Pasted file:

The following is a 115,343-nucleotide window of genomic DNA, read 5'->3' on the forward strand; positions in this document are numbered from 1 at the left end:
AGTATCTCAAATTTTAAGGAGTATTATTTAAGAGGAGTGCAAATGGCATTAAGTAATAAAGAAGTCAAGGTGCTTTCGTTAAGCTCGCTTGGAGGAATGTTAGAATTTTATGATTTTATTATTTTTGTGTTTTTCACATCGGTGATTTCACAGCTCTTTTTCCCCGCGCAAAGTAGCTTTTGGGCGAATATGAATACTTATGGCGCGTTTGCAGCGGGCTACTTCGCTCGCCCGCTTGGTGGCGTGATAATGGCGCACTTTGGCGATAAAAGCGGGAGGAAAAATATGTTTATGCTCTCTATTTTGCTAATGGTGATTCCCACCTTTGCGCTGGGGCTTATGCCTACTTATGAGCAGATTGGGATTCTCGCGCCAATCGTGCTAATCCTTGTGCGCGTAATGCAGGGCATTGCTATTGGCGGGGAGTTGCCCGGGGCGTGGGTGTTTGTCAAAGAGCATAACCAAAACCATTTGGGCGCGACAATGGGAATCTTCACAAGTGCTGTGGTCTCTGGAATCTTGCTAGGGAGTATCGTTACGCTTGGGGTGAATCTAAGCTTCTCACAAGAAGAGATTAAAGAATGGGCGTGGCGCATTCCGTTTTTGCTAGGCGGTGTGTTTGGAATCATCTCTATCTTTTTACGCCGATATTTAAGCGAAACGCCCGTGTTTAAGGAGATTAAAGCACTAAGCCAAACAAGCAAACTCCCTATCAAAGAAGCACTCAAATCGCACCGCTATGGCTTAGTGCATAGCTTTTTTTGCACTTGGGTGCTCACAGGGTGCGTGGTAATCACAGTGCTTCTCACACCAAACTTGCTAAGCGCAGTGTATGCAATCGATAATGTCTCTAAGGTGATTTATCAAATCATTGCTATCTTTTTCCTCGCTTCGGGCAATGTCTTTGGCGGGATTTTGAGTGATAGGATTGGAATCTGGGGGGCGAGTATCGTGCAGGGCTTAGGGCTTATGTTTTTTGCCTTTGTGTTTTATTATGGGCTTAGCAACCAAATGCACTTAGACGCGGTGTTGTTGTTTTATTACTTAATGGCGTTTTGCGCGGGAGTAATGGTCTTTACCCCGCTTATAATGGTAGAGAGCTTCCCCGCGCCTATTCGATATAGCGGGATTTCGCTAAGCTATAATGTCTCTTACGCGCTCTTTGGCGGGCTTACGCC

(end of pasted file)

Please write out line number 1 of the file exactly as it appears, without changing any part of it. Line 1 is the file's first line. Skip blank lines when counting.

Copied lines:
The following is a 115,343-nucleotide window of genomic DNA, read 5'->3' on the forward strand; positions in this document are numbered from 1 at the left end: